some transitions shift different amounts. G”) and damping behavior (tan δ) of a polymer at a chosen oscillatory frequency over a sufficiently wide range of temperature. as the dynamic oscillatory frequency is increased.6 Rheology of Thermosets moduli (G’. since the effect is reportedly reversible. The glass transition temperature Tg is the temperature at which this transition occurs. So. the rubbery plateau modulus is more sensitive than is Tg itself for detecting. The glass transition is a temperature-induced morphological change in a polymer between a brittle. at high thermoset cure levels. In general. transitions occur at higher temperatures. Also called the a transition. depending on their degree of frequency dependence. the glass transition is associated with crank-shaft motion of major chain segments. for example. what Tg is must be understood. etc.) And formulation errors can shift the glass transition temperature up or down. Material toughness and impact resistance correlate with the magnitude of tan δ at the secondary (β. arise from vibrations and rotations. γ) peaks. Also. In the course of measuring the AAN015 . the temperature of the secondary transition shifts more than does the gel point frequencies 1 rad/s 4 rad/s 16 rad/s tan δ 10 0 30 32 34 36 38 40 time t [min] Figure 4: The precise gel point of a curing resin is identified by the intersection of tan δ curves generated in several simultaneous frequency sweeps laid up in a high relative humidity. designated as b. This helps locate some transitions in multiphase resin systems (such as those modified by addition of elastomers or thermoplastics) if one component is more frequency-dependent than another. in order of descending temperature of occurrence. This is accomplished most effectively using dynamic mechanical rheological testing . For many materials. g. To understand the inadequacy of Tg alone as a performance gauge. glassy state and a viscous. Because the material ex-periences a substantial change in rigidity in a short span of temperatures. merely knowing the temperature at which it occurs (all that DSC and TGA provide) is not enough. Shifts in the glass transition temperature and the b peak can indicate the effect of compounding or process changes on product performance. the glass transition is a key factor in deciding the use-fulness of a polymer. DMRT reveals much about the material before and after the glass transition because DMRT also measures the rubbery plateau modulus. rubbery state. Besides being a more accurate method for measuring T g. This is important because. (This can be verified by retesting after drying the sample. Other transitions. small differences in a thermoset polymer cure level. The glass transition is detected as a sudden and considerable (several decades) change in the elastic modulus and an attendant peak in the tan δ curve. The modulus must be measured as a function of temperature as well. the effect of the glass transition can be clearly observed.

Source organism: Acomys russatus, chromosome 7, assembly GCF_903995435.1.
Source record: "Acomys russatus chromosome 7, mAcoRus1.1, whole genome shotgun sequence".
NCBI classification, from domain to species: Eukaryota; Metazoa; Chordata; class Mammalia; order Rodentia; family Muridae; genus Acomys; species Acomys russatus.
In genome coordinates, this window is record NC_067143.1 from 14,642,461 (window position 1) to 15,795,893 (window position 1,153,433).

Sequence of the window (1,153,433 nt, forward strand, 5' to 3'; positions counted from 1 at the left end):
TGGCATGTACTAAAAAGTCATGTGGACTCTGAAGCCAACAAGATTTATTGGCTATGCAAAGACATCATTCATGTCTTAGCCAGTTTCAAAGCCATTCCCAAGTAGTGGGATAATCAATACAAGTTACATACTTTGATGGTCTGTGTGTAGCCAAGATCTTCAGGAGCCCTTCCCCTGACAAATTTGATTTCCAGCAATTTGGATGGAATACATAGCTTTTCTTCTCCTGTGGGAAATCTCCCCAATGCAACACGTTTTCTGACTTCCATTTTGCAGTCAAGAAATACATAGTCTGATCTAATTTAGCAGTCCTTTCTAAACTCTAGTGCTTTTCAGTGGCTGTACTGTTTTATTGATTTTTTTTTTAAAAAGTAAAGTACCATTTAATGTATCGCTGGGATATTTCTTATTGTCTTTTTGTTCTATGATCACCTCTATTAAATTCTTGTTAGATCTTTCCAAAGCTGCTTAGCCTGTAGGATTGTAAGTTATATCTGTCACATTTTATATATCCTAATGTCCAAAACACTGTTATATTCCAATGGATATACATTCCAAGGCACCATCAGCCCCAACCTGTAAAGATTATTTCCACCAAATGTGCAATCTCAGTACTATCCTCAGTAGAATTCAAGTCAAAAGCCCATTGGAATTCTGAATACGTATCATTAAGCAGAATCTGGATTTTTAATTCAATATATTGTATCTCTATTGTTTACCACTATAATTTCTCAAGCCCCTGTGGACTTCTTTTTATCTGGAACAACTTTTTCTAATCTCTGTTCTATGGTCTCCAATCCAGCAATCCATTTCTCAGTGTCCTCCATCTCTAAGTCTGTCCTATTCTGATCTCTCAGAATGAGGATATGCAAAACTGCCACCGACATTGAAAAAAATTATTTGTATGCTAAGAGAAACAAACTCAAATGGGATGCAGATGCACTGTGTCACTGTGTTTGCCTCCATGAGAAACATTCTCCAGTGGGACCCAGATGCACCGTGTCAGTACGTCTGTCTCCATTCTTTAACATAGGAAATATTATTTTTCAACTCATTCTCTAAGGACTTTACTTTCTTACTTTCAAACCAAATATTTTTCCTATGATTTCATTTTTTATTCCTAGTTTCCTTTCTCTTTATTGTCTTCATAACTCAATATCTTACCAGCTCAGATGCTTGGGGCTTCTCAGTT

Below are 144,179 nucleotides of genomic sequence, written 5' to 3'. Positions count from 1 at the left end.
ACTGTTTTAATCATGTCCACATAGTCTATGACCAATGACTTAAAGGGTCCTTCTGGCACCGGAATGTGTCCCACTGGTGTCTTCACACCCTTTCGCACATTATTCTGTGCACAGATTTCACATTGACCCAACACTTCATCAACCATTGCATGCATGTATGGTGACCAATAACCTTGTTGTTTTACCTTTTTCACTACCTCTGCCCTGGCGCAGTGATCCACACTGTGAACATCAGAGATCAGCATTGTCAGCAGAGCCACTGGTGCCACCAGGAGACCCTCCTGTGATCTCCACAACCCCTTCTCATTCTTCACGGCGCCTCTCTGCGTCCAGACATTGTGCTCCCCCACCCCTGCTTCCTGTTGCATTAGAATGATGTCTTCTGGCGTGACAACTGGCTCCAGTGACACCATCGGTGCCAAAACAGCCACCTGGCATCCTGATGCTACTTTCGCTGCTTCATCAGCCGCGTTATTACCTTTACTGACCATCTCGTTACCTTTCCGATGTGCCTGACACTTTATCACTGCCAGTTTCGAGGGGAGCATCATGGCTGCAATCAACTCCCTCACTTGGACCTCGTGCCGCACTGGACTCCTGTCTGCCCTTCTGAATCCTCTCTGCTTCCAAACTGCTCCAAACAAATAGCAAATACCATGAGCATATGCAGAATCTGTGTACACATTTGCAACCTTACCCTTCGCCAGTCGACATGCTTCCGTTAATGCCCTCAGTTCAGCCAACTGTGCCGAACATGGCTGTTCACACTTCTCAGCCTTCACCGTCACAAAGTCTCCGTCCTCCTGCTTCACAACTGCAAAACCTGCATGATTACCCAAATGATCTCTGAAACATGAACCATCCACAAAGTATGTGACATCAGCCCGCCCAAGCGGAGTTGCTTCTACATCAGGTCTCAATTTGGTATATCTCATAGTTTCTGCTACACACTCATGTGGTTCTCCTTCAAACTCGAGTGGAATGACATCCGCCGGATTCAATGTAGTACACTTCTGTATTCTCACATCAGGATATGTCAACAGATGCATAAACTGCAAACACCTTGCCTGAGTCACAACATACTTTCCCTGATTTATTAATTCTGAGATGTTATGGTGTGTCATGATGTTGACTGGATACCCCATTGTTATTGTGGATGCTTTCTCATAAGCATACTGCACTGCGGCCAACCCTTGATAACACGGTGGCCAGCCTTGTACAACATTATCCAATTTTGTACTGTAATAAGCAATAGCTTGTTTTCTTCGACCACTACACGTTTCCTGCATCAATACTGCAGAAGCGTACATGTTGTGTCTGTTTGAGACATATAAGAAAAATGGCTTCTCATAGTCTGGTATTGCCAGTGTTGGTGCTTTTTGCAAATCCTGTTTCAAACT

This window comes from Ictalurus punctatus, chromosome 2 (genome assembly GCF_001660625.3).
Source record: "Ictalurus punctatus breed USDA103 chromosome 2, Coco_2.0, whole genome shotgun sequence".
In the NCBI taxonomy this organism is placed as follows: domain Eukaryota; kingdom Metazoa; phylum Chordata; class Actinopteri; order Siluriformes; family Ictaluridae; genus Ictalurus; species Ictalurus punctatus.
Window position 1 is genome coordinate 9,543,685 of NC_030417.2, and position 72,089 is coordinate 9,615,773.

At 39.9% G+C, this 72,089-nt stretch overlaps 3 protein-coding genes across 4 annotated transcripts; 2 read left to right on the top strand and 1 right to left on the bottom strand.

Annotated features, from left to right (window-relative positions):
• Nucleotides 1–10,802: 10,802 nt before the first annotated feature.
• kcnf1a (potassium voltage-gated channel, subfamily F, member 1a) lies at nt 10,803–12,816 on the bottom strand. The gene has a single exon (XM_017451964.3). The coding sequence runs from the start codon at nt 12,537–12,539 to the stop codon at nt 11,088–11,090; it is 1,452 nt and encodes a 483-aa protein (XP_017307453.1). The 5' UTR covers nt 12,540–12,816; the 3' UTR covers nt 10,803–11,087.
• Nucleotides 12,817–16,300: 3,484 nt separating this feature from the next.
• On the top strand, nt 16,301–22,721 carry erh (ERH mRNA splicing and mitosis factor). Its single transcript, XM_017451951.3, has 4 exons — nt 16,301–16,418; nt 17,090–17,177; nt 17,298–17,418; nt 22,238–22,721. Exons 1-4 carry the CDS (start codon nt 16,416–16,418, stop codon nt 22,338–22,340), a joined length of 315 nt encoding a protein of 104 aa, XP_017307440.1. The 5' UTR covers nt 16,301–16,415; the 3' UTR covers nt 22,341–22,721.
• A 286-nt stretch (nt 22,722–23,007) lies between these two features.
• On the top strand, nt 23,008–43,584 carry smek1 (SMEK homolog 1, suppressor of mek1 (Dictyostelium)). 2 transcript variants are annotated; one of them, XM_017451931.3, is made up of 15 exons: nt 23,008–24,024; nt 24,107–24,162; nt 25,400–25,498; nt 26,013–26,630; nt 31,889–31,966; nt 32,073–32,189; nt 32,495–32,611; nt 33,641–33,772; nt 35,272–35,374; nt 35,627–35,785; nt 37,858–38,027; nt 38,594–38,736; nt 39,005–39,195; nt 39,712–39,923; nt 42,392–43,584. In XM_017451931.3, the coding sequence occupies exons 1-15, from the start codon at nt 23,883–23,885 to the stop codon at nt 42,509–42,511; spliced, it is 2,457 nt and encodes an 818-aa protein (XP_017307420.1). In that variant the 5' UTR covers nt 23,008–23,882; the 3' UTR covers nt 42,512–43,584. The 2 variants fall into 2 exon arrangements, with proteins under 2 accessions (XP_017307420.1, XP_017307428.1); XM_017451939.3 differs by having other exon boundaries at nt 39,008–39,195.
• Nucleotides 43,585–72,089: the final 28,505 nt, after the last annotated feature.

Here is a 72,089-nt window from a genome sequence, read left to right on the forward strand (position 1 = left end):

and percent strain. indicates the onset of matrix melting. the storage (G’) and loss (G”) moduli and the complex viscosity η* are derived. the first point of the viscosity profile. and the following key information is obtained: • • • • Initial viscosity Minimum viscosity Gel point Optimum heating rate Sample Selection and Preparation If the immediate application involves use of the neat resin. dried. if possible) to reduce ist bulk and hold the plies together. How dynamic mechanical testing can be employed to study the critical aspects of thermoset rheology during resin curing and solid state finished product performance is described in the following sections. and pressed in a mold.Franck . total time. almost any cure cycle can be conveniently simulated. should be used for tests that cause the resin to cure since the resin can adhere strongly to the plates. then tests should be made on the staged resin mechanically extracted form the prepreg. Knowing this and the time needed to reach the minimum viscosity is critical in various processes: In laminate production. Rheology of Thermosets from measurements of the curing resin’s dynamic viscosity profile as a function of temperature and time. And rheometers are equipped with a MultiWave mode that provides the most precise measurement of the gel point available by measur-ng tan d in several simultaneous frequency sweeps. Thus. the test should be begun at a temperature at which the resin is tacky. then tests should be run on material in that form. It is a useful indicator of degree of resin advancement for quality control. measure time. Disposable plates. Each zone can be programmed for a ramp rate. prepregs are used. The most effective and economical way to do this is to design a thermoset cure cycle derived A. Initial Viscosity The initial viscosity. Rheometers are designed to facilitate making these measurements: A time/cure mode allows test temperatures to be advanced (ramped) at rates of 1° to 5°C per minute in eight separately controlled heat zones. a three-ply laminate of prepreg stacked with the middle and top ply oriented at 45° and 90° with respect to the fiber orientation of the bottom ply). and is not influenced by heating rate. To avoid slippage. Powdered resin samples should be pulverized.7 glass transition temperature as frequency is changed. From a series of measure-ments at different temperature ramping rates (generally 1° to 5°C per minute). The die size is dictated by the diameter of the parallel plates to be used for the dynamic mechanical tests. final temperature. If. or directly on die-cut samples of laminates (for example. Minimum Viscosity The minimum viscosity represents the time period and temperature range over which resistance to flow is lowest. forming a wafer of a size matching the test plate’s diameter. And both under-curing and overcuring must be avoided. the resin viscosity must 10/04 V1 Generating Viscosity Profiles Developing the proper cure level is perhaps the most critical step for a thermoset polymer. The sample should be pressed (under vacuum. however.